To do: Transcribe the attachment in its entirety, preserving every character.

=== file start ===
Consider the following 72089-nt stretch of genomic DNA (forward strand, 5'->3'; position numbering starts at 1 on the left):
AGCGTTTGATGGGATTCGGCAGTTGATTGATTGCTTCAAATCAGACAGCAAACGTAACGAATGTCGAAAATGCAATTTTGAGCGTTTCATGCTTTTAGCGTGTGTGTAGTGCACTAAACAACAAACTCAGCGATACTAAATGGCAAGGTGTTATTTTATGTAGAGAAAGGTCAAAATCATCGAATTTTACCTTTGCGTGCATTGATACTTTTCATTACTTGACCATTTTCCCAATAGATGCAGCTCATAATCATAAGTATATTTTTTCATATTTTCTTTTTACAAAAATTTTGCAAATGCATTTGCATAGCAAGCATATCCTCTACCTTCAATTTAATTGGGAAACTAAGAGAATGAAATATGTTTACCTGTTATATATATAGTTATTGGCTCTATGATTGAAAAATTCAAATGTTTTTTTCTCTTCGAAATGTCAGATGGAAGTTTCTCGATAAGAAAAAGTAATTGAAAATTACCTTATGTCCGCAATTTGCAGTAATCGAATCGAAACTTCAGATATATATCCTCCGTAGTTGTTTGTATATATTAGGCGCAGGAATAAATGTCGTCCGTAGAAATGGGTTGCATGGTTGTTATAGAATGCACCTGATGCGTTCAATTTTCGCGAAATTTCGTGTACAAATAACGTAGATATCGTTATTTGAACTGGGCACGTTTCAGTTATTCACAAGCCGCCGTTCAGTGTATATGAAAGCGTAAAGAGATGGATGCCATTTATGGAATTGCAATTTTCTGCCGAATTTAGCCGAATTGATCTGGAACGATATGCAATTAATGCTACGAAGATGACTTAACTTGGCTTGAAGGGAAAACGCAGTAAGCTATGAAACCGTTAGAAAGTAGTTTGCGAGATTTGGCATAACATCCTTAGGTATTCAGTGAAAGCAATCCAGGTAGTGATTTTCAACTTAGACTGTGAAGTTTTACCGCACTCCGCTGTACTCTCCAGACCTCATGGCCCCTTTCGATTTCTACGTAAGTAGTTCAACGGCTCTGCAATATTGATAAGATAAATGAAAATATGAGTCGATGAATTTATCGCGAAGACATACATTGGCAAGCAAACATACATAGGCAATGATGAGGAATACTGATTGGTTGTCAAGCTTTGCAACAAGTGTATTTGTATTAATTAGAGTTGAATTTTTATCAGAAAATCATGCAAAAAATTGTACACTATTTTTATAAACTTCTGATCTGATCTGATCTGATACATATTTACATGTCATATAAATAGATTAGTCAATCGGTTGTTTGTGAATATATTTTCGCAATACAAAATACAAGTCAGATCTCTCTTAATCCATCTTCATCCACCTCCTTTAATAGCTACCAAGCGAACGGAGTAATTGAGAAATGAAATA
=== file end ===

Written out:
Consider the following 72089-nt stretch of genomic DNA (forward strand, 5'->3'; position numbering starts at 1 on the left):
AGCGTTTGATGGGATTCGGCAGTTGATTGATTGCTTCAAATCAGACAGCAAACGTAACGAATGTCGAAAATGCAATTTTGAGCGTTTCATGCTTTTAGCGTGTGTGTAGTGCACTAAACAACAAACTCAGCGATACTAAATGGCAAGGTGTTATTTTATGTAGAGAAAGGTCAAAATCATCGAATTTTACCTTTGCGTGCATTGATACTTTTCATTACTTGACCATTTTCCCAATAGATGCAGCTCATAATCATAAGTATATTTTTTCATATTTTCTTTTTACAAAAATTTTGCAAATGCATTTGCATAGCAAGCATATCCTCTACCTTCAATTTAATTGGGAAACTAAGAGAATGAAATATGTTTACCTGTTATATATATAGTTATTGGCTCTATGATTGAAAAATTCAAATGTTTTTTTCTCTTCGAAATGTCAGATGGAAGTTTCTCGATAAGAAAAAGTAATTGAAAATTACCTTATGTCCGCAATTTGCAGTAATCGAATCGAAACTTCAGATATATATCCTCCGTAGTTGTTTGTATATATTAGGCGCAGGAATAAATGTCGTCCGTAGAAATGGGTTGCATGGTTGTTATAGAATGCACCTGATGCGTTCAATTTTCGCGAAATTTCGTGTACAAATAACGTAGATATCGTTATTTGAACTGGGCACGTTTCAGTTATTCACAAGCCGCCGTTCAGTGTATATGAAAGCGTAAAGAGATGGATGCCATTTATGGAATTGCAATTTTCTGCCGAATTTAGCCGAATTGATCTGGAACGATATGCAATTAATGCTACGAAGATGACTTAACTTGGCTTGAAGGGAAAACGCAGTAAGCTATGAAACCGTTAGAAAGTAGTTTGCGAGATTTGGCATAACATCCTTAGGTATTCAGTGAAAGCAATCCAGGTAGTGATTTTCAACTTAGACTGTGAAGTTTTACCGCACTCCGCTGTACTCTCCAGACCTCATGGCCCCTTTCGATTTCTACGTAAGTAGTTCAACGGCTCTGCAATATTGATAAGATAAATGAAAATATGAGTCGATGAATTTATCGCGAAGACATACATTGGCAAGCAAACATACATAGGCAATGATGAGGAATACTGATTGGTTGTCAAGCTTTGCAACAAGTGTATTTGTATTAATTAGAGTTGAATTTTTATCAGAAAATCATGCAAAAAATTGTACACTATTTTTATAAACTTCTGATCTGATCTGATCTGATACATATTTACATGTCATATAAATAGATTAGTCAATCGGTTGTTTGTGAATATATTTTCGCAATACAAAATACAAGTCAGATCTCTCTTAATCCATCTTCATCCACCTCCTTTAATAGCTACCAAGCGAACGGAGTAATTGAGAAATGAAATA